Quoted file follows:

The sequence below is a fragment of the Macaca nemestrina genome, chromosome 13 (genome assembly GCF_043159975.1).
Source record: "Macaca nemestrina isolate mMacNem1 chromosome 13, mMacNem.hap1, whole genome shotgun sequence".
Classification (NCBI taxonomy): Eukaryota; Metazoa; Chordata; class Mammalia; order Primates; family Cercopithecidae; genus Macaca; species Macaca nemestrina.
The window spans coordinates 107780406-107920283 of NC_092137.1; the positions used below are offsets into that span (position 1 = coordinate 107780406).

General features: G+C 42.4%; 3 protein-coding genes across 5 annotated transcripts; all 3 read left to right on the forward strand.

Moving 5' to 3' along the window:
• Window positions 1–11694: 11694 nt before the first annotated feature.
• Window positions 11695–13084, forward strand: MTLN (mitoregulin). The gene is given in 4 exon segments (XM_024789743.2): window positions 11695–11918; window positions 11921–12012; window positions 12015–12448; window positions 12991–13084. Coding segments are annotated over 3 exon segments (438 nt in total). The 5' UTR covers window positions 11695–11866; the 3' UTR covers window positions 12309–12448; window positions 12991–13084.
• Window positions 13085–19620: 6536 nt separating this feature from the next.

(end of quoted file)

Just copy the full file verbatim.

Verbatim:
The sequence below is a fragment of the Macaca nemestrina genome, chromosome 13 (genome assembly GCF_043159975.1).
Source record: "Macaca nemestrina isolate mMacNem1 chromosome 13, mMacNem.hap1, whole genome shotgun sequence".
Classification (NCBI taxonomy): Eukaryota; Metazoa; Chordata; class Mammalia; order Primates; family Cercopithecidae; genus Macaca; species Macaca nemestrina.
The window spans coordinates 107780406-107920283 of NC_092137.1; the positions used below are offsets into that span (position 1 = coordinate 107780406).

General features: G+C 42.4%; 3 protein-coding genes across 5 annotated transcripts; all 3 read left to right on the forward strand.

Moving 5' to 3' along the window:
• Window positions 1–11694: 11694 nt before the first annotated feature.
• Window positions 11695–13084, forward strand: MTLN (mitoregulin). The gene is given in 4 exon segments (XM_024789743.2): window positions 11695–11918; window positions 11921–12012; window positions 12015–12448; window positions 12991–13084. Coding segments are annotated over 3 exon segments (438 nt in total). The 5' UTR covers window positions 11695–11866; the 3' UTR covers window positions 12309–12448; window positions 12991–13084.
• Window positions 13085–19620: 6536 nt separating this feature from the next.